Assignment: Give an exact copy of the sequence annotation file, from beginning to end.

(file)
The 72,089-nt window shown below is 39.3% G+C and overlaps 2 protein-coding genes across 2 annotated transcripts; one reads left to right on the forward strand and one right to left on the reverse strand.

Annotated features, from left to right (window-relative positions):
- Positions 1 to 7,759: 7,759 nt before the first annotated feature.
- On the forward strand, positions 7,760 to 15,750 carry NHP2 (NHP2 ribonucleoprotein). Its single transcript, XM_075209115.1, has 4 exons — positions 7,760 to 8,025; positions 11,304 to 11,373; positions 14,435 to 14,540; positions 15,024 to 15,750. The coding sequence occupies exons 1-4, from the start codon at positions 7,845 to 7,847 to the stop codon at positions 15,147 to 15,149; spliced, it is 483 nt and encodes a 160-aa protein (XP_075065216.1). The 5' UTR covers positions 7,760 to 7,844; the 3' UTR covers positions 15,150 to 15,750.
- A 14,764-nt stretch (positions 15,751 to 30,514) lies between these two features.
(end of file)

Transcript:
The 72,089-nt window shown below is 39.3% G+C and overlaps 2 protein-coding genes across 2 annotated transcripts; one reads left to right on the forward strand and one right to left on the reverse strand.

Annotated features, from left to right (window-relative positions):
- Positions 1 to 7,759: 7,759 nt before the first annotated feature.
- On the forward strand, positions 7,760 to 15,750 carry NHP2 (NHP2 ribonucleoprotein). Its single transcript, XM_075209115.1, has 4 exons — positions 7,760 to 8,025; positions 11,304 to 11,373; positions 14,435 to 14,540; positions 15,024 to 15,750. The coding sequence occupies exons 1-4, from the start codon at positions 7,845 to 7,847 to the stop codon at positions 15,147 to 15,149; spliced, it is 483 nt and encodes a 160-aa protein (XP_075065216.1). The 5' UTR covers positions 7,760 to 7,844; the 3' UTR covers positions 15,150 to 15,750.
- A 14,764-nt stretch (positions 15,751 to 30,514) lies between these two features.